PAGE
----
Conversion constructors and template arguments.

Discussion in 'C++' started by Kevin Ruland, Feb 3, 2005.

  1. Kevin Ruland

    Kevin Ruland Guest

    Hi all.

    I have a template class with conversion operator:

    template< typename T >
    class FooWrapper {
    public:
    FooWrapper( const T& rhs );
    }

    Along with some specializations for this:

    template<>
    class FooWrapper<MyType> {
    public:
    FooWrapper( const MyType& rhs );
    }

    and so forth.

    Now I'm defining some operators using templates which I want to be
    limited to only FooWrapper<T> classes.

    template<typename T, typename U>
    int
    operator+ (const FooWrapper<T>&, const FooWrapper<T>& );


    The problem I'm having is compiling code like this:

    MyType a, b;
    int i = a + b;

    Under g++ 3.2.3.20030502 it states there is no operator+ for MyType&,
    MyType&.

    Really, my question is why are the user defined conversions not
    considered when trying to match with the customer operator+?

    Thanks much.

    Kevin Ruland
    Kevin Ruland, Feb 3, 2005
    #1
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  2. "Kevin Ruland" <> wrote...
    > [...]
    > Really, my question is why are the user defined conversions not considered
    > when trying to match with the customer operator+?


    Just a thought: the "why" questions should really be asked in
    comp.std.c++. That's where they discuss the rationale behind
    certain decisions that control how C++ is standardized.

    V
    Victor Bazarov, Feb 3, 2005
    #2
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  3. Kevin Ruland

    Shezan Baig Guest

    Kevin Ruland wrote:
    > I have a template class with conversion operator:
    >
    > template< typename T >
    > class FooWrapper {
    > public:
    > FooWrapper( const T& rhs );
    > }
    >
    > Along with some specializations for this:
    >
    > template<>
    > class FooWrapper<MyType> {
    > public:
    > FooWrapper( const MyType& rhs );
    > }
    >

    [snip]
    >
    > template<typename T, typename U>
    > int
    > operator+ (const FooWrapper<T>&, const FooWrapper<T>& );
    >

    [snip]
    >
    > MyType a, b;
    > int i = a + b;
    >
    > Under g++ 3.2.3.20030502 it states there is no operator+ for MyType&,


    > MyType&.
    >
    > Really, my question is why are the user defined conversions not
    > considered when trying to match with the customer operator+?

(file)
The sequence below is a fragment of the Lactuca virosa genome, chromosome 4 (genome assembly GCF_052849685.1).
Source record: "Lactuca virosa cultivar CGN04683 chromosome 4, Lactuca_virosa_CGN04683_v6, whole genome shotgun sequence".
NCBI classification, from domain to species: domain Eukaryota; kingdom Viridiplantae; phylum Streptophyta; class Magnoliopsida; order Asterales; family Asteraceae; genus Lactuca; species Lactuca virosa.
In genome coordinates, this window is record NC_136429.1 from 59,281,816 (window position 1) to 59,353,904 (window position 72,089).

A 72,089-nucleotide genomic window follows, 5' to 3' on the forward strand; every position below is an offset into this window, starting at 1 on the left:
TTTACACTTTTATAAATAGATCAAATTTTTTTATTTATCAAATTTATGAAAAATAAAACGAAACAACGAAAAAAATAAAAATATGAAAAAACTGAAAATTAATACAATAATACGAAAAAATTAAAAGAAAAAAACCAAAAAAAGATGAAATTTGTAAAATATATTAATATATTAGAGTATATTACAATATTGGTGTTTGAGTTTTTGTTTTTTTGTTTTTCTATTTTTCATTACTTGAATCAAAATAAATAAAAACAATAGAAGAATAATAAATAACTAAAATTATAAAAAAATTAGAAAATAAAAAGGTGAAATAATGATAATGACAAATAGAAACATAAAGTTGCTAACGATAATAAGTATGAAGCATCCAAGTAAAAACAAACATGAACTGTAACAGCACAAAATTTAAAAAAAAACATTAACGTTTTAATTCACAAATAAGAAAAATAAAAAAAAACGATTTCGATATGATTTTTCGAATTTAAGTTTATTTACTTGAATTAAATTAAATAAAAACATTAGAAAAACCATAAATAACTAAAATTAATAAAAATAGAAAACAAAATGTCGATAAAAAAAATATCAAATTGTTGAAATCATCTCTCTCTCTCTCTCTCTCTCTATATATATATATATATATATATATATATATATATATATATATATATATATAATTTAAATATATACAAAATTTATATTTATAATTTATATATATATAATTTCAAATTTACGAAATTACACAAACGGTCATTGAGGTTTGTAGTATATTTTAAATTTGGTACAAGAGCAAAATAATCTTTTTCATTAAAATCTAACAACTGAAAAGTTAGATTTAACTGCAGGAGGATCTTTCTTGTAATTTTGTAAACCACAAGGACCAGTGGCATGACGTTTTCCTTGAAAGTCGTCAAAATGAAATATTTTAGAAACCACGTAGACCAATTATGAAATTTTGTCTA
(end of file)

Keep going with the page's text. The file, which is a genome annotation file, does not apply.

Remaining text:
I'm not sure if this will work, but how about if you instantiate
    operator+ for T = MyType:

    template int operator+(const FooWrapper<MyType>&, const
    FooWrapper<MyType>&);

    Hope this helps,
    -shez-
    Shezan Baig, Feb 3, 2005
    #3
  4. Kevin Ruland

    Kevin Ruland Guest

    Shezan Baig wrote:
    > Kevin Ruland wrote:
    >
    >>I have a template class with conversion operator:
    >>
    >>template< typename T >
    >>class FooWrapper {
    >>public:
    >> FooWrapper( const T& rhs );
    >>}
    >>
    >>Along with some specializations for this:
    >>
    >>template<>
    >>class FooWrapper<MyType> {
    >>public:
    >> FooWrapper( const MyType& rhs );
    >>}
    >>

    >
    > [snip]
    >
    >>template<typename T, typename U>
    >>int
    >>operator+ (const FooWrapper<T>&, const FooWrapper<T>& );
    >>

    >
    > [snip]
    >
    >>MyType a, b;
    >>int i = a + b;
    >>
    >>Under g++ 3.2.3.20030502 it states there is no operator+ for MyType&,

    >
    >
    >>MyType&.
    >>
    >>Really, my question is why are the user defined conversions not
    >>considered when trying to match with the customer operator+?

    >
    >
    > I'm not sure if this will work, but how about if you instantiate
    > operator+ for T = MyType:
    >
    > template int operator+(const FooWrapper<MyType>&, const
    > FooWrapper<MyType>&);
    >

    Actually this doesn't help. It still doesnt find the conversion operator.

    I also tried adding an implicit conversion operator to MyClass, and that
    didn't fix it.

    If I were to do this, I might as well, not implement the operator as a
    template to begin with and instead just implement all the combinations
    that I'm going to need. The problem is I really have 4 different
    instantiations of FooWrapper, so I end up with 16 different operator+.
    And of course, I also have operator-, *, / etc....

    Thanks for the advice though.

    > Hope this helps,
    > -shez-
    >
    Kevin Ruland, Feb 3, 2005
    #4
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